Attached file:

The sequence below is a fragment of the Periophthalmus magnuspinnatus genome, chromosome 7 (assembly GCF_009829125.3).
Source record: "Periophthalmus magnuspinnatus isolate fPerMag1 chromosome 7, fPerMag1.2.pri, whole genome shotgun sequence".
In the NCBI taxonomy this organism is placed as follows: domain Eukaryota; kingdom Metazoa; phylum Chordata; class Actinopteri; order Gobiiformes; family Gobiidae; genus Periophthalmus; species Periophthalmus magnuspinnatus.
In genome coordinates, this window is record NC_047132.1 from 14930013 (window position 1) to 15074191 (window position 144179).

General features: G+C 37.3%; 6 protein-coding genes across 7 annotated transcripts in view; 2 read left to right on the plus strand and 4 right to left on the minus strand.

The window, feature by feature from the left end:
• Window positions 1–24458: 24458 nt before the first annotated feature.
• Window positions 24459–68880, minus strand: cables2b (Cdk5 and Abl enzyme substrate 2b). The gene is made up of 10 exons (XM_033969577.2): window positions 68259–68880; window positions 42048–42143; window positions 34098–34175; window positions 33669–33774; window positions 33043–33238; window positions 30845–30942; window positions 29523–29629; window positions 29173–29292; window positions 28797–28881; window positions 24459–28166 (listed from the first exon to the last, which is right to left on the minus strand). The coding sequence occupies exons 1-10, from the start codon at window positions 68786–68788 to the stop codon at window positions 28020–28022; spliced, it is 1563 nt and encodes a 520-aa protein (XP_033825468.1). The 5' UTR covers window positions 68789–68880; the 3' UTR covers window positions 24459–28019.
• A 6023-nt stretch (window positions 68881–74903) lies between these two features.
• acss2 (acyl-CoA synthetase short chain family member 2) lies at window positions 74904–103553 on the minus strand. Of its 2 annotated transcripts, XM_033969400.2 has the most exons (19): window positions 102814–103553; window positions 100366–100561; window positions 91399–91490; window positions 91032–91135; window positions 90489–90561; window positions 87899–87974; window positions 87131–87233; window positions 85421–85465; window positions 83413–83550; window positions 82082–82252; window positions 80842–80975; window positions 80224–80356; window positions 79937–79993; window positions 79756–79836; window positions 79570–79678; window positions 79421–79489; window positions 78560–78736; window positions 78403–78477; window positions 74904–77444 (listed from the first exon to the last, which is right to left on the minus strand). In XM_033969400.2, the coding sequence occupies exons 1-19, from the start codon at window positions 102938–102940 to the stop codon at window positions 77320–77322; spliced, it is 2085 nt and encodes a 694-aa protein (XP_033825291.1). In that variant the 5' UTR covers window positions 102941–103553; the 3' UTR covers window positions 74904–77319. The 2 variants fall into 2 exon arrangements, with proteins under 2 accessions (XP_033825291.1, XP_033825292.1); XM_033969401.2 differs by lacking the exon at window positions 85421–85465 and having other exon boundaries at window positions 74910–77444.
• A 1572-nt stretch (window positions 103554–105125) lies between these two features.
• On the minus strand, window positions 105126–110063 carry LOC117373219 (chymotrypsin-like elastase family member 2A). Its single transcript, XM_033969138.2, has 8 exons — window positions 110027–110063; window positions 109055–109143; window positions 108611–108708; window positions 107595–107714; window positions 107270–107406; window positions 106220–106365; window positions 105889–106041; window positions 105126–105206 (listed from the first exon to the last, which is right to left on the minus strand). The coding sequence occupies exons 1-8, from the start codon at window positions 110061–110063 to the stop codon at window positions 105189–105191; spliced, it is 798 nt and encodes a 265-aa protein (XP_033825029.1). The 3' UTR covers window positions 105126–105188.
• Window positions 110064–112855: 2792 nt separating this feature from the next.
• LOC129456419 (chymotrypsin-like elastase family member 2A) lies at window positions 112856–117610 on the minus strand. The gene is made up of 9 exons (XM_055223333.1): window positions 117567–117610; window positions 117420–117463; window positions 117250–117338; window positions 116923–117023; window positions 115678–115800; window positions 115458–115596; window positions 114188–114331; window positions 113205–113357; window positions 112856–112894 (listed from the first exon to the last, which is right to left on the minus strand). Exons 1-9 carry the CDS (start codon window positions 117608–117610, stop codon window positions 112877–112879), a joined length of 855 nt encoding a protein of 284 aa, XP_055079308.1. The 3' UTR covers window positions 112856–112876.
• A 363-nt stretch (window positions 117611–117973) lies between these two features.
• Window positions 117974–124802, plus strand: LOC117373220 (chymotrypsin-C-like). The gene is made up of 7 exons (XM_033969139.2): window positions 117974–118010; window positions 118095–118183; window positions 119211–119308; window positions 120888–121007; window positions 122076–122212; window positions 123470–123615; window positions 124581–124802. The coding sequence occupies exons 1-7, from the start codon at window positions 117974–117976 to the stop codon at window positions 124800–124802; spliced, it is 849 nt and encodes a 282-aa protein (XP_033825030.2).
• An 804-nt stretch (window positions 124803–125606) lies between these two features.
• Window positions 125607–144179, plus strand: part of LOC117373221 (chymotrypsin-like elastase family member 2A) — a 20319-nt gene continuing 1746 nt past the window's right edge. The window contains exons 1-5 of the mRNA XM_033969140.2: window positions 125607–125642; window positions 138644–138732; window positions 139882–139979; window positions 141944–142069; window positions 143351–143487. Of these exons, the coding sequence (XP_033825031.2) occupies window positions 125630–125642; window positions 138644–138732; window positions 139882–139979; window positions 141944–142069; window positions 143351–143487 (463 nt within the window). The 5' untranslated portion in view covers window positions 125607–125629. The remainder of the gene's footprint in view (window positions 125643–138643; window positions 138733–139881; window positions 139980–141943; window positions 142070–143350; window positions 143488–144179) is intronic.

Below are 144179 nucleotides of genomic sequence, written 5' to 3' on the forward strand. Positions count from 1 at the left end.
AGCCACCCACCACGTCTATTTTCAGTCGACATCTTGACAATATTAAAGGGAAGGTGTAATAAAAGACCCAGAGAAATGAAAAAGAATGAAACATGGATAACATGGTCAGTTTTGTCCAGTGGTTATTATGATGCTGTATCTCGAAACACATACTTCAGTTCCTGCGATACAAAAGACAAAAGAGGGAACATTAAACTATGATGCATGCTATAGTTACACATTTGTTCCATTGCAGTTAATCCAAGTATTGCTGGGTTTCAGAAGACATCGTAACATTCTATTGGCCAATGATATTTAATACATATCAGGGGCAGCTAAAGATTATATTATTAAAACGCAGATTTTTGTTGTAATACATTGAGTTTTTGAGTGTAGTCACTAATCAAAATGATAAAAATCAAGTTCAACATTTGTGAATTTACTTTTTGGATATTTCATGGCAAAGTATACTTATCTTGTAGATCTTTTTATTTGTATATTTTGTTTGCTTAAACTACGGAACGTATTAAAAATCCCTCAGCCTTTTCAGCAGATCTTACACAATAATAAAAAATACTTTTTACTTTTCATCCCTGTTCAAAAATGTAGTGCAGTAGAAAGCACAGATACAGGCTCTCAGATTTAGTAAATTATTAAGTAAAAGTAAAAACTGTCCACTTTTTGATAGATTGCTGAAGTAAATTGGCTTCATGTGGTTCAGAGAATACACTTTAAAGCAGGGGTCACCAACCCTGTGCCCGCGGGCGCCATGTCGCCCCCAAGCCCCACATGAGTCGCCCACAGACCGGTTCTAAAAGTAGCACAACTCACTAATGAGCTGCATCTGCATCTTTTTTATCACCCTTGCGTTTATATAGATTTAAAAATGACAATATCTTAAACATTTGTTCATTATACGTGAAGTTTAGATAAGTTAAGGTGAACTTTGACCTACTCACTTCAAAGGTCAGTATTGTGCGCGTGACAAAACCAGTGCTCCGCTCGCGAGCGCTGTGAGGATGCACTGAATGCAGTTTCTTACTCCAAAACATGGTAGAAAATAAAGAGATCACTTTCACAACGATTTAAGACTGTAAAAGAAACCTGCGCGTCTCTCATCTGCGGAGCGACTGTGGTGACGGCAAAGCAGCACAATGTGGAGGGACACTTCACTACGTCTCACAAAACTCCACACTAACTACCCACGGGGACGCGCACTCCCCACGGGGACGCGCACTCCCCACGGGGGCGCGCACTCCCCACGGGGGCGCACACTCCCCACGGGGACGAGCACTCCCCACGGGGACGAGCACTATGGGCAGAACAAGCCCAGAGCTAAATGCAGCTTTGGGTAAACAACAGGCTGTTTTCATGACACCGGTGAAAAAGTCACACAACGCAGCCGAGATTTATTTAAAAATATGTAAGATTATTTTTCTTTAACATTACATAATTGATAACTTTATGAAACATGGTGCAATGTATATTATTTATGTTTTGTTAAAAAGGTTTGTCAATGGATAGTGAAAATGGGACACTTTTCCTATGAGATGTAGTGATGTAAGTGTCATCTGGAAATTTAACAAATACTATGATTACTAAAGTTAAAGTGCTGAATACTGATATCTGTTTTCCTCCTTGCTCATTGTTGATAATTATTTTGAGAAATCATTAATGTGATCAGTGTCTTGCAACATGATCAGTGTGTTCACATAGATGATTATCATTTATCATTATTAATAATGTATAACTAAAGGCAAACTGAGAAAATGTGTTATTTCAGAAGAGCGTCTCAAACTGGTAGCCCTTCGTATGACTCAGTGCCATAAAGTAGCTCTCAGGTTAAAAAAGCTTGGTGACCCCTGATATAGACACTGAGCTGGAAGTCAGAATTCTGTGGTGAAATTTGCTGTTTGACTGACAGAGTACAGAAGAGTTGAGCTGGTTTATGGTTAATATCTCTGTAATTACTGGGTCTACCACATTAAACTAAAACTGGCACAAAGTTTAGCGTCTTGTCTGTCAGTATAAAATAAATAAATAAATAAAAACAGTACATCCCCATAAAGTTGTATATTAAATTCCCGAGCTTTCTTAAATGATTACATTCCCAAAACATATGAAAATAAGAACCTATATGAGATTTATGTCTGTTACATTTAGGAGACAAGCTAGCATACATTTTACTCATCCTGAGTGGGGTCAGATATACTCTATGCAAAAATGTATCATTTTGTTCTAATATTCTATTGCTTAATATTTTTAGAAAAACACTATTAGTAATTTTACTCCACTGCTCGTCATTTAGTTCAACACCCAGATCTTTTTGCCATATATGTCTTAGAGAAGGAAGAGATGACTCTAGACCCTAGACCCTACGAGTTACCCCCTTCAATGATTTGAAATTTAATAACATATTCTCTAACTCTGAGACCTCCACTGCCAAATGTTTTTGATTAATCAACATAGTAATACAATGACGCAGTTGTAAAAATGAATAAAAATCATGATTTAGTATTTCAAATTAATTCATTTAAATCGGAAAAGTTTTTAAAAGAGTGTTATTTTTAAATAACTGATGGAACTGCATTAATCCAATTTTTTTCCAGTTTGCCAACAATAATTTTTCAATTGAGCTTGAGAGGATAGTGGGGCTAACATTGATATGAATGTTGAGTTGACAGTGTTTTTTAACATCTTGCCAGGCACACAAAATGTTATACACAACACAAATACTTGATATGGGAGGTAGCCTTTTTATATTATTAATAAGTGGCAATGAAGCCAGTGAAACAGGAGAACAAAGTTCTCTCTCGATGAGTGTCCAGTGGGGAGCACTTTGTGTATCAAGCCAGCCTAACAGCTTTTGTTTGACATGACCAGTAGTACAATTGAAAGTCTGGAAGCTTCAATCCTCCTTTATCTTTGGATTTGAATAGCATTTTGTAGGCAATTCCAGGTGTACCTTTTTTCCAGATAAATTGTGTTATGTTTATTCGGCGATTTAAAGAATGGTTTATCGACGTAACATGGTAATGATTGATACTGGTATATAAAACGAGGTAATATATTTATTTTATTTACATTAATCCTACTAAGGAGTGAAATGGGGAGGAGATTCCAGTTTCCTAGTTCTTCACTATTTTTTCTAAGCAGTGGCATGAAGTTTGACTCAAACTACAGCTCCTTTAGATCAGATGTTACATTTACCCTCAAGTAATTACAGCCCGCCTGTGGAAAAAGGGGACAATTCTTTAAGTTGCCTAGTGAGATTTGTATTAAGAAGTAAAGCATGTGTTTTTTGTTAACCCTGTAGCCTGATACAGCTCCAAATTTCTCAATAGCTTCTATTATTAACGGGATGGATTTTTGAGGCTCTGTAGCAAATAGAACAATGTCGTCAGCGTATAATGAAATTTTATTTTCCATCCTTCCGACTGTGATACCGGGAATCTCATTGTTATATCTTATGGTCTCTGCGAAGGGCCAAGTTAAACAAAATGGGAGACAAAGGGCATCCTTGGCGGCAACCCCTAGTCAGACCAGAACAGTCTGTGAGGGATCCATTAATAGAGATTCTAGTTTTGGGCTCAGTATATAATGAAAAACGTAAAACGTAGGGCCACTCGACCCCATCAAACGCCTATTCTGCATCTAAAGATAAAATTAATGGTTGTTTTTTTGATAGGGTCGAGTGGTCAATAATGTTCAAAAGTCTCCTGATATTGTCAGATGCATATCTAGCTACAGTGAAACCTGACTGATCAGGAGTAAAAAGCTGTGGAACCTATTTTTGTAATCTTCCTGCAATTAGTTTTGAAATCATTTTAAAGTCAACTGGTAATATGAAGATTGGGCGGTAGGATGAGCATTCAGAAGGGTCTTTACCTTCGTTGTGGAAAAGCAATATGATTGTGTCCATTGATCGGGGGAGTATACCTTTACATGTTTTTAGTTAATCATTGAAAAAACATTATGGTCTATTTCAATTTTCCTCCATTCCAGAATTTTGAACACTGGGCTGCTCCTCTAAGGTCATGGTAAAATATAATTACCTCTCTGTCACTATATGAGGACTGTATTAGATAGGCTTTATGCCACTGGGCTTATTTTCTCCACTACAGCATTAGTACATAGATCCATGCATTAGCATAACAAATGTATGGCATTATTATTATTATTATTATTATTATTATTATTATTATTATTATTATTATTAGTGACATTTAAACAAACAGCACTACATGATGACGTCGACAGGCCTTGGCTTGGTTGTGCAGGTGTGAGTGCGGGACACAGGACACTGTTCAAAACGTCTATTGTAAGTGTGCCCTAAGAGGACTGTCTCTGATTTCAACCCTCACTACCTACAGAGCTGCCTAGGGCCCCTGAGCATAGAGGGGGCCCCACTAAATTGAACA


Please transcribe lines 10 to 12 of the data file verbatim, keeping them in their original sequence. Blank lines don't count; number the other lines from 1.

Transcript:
• acss2 (acyl-CoA synthetase short chain family member 2) lies at window positions 74904–103553 on the minus strand. Of its 2 annotated transcripts, XM_033969400.2 has the most exons (19): window positions 102814–103553; window positions 100366–100561; window positions 91399–91490; window positions 91032–91135; window positions 90489–90561; window positions 87899–87974; window positions 87131–87233; window positions 85421–85465; window positions 83413–83550; window positions 82082–82252; window positions 80842–80975; window positions 80224–80356; window positions 79937–79993; window positions 79756–79836; window positions 79570–79678; window positions 79421–79489; window positions 78560–78736; window positions 78403–78477; window positions 74904–77444 (listed from the first exon to the last, which is right to left on the minus strand). In XM_033969400.2, the coding sequence occupies exons 1-19, from the start codon at window positions 102938–102940 to the stop codon at window positions 77320–77322; spliced, it is 2085 nt and encodes a 694-aa protein (XP_033825291.1). In that variant the 5' UTR covers window positions 102941–103553; the 3' UTR covers window positions 74904–77319. The 2 variants fall into 2 exon arrangements, with proteins under 2 accessions (XP_033825291.1, XP_033825292.1); XM_033969401.2 differs by lacking the exon at window positions 85421–85465 and having other exon boundaries at window positions 74910–77444.
• A 1572-nt stretch (window positions 103554–105125) lies between these two features.
• On the minus strand, window positions 105126–110063 carry LOC117373219 (chymotrypsin-like elastase family member 2A). Its single transcript, XM_033969138.2, has 8 exons — window positions 110027–110063; window positions 109055–109143; window positions 108611–108708; window positions 107595–107714; window positions 107270–107406; window positions 106220–106365; window positions 105889–106041; window positions 105126–105206 (listed from the first exon to the last, which is right to left on the minus strand). The coding sequence occupies exons 1-8, from the start codon at window positions 110061–110063 to the stop codon at window positions 105189–105191; spliced, it is 798 nt and encodes a 265-aa protein (XP_033825029.1). The 3' UTR covers window positions 105126–105188.